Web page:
Effects of nitrate and phosphate on grazer-induced toxin production in Alexandrium minutum
Limnol. Oceanogr., 53(2), 2008, 523-530 | DOI: 10.4319/lo.2008.53.2.0523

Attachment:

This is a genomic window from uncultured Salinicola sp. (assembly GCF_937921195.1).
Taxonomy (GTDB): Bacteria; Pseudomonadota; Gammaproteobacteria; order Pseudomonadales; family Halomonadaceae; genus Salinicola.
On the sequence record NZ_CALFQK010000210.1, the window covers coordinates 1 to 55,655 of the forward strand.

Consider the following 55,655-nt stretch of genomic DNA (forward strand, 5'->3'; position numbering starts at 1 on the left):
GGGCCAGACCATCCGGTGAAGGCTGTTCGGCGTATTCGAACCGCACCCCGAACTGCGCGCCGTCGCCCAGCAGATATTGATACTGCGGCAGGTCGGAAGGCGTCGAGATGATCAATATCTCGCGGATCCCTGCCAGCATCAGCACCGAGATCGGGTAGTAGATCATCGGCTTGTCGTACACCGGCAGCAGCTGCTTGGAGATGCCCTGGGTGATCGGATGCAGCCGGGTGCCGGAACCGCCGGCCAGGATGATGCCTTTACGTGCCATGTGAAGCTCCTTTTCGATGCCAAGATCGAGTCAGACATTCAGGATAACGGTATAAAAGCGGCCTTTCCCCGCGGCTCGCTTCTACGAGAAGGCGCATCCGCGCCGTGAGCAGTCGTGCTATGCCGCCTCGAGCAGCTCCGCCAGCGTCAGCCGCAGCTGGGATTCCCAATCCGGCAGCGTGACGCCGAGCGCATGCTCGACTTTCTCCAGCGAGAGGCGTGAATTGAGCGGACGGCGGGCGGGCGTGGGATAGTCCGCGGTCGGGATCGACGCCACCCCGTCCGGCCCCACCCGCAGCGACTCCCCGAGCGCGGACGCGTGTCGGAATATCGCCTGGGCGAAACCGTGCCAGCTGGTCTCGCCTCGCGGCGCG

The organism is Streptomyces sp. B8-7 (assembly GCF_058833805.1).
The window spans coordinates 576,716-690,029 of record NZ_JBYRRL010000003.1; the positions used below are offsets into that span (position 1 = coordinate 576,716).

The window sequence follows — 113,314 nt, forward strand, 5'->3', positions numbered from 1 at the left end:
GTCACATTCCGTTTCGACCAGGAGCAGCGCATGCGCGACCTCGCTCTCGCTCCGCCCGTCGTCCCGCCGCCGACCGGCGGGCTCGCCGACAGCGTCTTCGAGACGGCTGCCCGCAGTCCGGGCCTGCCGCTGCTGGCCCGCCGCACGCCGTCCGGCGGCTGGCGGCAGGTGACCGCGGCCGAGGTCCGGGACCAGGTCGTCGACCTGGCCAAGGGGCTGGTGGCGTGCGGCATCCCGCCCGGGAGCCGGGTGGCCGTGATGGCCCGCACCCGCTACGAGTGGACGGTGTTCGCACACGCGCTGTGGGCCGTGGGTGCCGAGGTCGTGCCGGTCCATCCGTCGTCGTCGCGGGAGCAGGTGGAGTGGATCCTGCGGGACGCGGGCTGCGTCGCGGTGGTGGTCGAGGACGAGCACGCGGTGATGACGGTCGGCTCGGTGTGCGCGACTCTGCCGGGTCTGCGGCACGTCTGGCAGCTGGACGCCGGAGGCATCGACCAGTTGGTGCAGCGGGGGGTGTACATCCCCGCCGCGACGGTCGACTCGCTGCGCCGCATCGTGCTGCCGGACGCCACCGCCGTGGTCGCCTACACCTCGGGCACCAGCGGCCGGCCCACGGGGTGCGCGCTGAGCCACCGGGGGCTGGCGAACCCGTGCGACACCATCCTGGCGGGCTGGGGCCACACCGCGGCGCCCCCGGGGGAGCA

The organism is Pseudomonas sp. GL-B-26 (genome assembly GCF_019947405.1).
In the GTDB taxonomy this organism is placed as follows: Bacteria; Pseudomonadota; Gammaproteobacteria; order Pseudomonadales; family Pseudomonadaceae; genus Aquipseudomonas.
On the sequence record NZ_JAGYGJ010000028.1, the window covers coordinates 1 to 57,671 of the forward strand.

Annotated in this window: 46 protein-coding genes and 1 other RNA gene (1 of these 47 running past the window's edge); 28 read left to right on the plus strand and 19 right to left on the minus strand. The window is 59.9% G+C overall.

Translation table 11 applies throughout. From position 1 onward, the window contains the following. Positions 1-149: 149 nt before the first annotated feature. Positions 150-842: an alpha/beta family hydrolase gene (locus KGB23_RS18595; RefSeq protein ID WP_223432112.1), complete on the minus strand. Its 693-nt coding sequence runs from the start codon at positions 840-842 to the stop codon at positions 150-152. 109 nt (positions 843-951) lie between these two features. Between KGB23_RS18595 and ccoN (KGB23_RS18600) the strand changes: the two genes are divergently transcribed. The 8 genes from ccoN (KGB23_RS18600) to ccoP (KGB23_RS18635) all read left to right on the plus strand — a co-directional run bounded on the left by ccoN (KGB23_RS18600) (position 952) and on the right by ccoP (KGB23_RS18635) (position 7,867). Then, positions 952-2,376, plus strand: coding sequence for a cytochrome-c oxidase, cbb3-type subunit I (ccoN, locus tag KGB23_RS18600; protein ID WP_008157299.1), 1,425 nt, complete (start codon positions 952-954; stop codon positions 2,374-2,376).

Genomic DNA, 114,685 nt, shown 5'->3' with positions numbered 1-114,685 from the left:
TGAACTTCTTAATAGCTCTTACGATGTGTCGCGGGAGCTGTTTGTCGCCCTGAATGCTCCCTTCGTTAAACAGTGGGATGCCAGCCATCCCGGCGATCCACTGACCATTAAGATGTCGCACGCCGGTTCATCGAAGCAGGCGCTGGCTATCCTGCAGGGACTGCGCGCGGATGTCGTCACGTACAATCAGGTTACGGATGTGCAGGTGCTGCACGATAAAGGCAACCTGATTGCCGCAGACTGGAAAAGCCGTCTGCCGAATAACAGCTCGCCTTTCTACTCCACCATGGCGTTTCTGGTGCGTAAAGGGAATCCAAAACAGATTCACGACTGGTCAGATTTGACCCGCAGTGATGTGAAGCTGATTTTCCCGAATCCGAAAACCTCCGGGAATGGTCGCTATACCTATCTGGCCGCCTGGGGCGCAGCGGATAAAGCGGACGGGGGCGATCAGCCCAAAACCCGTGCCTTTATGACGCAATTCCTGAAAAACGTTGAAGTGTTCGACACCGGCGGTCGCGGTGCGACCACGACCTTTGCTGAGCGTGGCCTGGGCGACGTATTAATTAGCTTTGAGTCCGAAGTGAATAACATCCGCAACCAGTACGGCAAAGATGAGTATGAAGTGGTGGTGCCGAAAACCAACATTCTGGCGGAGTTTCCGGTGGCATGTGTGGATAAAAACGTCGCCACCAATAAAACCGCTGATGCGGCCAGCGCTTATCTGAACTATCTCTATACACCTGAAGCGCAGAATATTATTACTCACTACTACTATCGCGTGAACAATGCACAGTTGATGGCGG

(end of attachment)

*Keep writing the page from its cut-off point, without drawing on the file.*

ABSTRACT: Two strains of Alexandrium minutum were exposed to waterborne cues from copepod grazers in factorial combinations of nitrate and phosphate concentrations to evaluate the importance of grazer-induced paralytic shellfish toxin (PST) production under different nutrient regimes. In nitrate-rich treatments, the presence of waterborne cues from grazers resulted in significantly increased cell-specific PST content. In low nitrate treatments, however, waterborne cues from grazers did not result in any detectable increase in cell-specific PST content. The grazer-induced increase in cell-specific PST content in nitrate-rich treatments was comparable in size to the effects of nitrate in the absence of grazers. Effects of phosphate limitation were less consistent, resulting in increased PST content in nitrate-rich treatments in one of the A. minutum strains, but had no significant effect in the other. The ability of dinoflagellates to sense and respond to the presence of grazers by increased PST production may be one of the most important factors affecting cell-specific PST content under nitrogen replete conditions.